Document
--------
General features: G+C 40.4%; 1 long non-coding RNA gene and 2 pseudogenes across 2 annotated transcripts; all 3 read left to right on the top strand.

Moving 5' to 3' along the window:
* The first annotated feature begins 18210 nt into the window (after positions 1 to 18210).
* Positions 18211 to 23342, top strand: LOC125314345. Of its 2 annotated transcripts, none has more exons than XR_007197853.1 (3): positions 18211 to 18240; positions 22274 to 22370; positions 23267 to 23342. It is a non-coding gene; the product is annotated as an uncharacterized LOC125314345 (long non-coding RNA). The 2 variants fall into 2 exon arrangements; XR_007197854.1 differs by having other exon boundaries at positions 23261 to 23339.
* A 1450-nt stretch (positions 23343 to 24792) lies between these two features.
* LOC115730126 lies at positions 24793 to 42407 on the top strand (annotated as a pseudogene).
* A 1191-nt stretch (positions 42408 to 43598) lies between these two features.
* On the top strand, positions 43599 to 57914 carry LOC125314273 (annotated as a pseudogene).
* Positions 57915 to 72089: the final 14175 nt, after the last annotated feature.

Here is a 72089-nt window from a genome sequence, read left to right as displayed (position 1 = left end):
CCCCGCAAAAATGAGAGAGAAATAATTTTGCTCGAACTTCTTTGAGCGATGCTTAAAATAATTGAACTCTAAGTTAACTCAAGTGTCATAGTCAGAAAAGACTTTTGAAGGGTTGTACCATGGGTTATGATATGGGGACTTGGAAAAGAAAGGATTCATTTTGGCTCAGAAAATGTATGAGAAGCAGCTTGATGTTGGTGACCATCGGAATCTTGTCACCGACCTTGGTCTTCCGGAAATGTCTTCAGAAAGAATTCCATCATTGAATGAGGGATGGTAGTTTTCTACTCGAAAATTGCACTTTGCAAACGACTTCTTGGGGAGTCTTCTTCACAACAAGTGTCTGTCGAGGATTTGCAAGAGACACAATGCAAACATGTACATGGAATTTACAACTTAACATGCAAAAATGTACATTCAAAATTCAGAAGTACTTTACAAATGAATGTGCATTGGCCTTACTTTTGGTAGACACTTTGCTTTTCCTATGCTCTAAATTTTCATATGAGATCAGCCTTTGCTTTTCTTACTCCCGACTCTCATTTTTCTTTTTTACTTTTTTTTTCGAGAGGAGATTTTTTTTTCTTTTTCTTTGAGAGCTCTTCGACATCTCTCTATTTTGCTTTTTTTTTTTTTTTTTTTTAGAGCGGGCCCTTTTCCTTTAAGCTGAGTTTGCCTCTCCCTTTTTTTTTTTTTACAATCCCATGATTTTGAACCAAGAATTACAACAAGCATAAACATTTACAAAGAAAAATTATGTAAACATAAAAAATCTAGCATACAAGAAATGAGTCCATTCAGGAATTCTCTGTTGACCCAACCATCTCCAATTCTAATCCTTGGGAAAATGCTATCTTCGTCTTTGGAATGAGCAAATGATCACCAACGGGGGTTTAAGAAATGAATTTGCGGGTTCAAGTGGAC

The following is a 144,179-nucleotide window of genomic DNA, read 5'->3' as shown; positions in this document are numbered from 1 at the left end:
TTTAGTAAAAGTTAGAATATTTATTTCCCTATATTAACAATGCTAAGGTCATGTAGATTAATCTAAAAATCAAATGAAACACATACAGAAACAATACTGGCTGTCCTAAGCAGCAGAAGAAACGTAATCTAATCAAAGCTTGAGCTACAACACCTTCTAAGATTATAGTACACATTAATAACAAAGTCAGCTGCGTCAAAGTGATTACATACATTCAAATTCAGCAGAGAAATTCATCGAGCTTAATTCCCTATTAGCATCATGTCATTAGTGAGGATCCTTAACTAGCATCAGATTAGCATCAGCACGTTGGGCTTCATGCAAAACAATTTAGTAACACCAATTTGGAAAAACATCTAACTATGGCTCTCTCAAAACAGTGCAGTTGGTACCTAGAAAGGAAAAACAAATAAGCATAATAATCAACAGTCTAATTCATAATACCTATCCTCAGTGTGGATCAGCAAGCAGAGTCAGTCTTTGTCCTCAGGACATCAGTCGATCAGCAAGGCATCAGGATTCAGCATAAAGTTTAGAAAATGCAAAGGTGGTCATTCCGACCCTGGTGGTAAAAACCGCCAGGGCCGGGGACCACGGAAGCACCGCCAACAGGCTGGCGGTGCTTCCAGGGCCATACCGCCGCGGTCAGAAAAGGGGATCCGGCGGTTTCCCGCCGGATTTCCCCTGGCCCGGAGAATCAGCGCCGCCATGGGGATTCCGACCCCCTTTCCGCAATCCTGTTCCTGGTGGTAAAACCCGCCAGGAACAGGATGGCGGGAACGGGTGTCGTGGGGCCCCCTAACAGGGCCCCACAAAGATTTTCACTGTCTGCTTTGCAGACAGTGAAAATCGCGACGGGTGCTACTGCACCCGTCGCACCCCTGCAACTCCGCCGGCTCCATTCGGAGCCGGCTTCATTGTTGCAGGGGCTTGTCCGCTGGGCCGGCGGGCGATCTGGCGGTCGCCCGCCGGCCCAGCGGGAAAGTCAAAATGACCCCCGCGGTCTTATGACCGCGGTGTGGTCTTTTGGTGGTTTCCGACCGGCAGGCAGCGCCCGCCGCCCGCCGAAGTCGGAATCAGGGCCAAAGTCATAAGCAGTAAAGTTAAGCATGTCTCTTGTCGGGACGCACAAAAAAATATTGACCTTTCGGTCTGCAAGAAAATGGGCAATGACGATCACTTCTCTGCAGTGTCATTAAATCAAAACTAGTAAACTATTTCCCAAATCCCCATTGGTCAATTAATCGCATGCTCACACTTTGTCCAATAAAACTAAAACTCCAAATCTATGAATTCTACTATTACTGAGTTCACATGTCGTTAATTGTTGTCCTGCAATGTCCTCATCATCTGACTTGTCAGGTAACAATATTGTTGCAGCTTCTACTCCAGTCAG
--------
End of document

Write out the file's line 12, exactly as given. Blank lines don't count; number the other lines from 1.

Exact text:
The following is a 144,179-nucleotide window of genomic DNA, read 5'->3' as shown; positions in this document are numbered from 1 at the left end: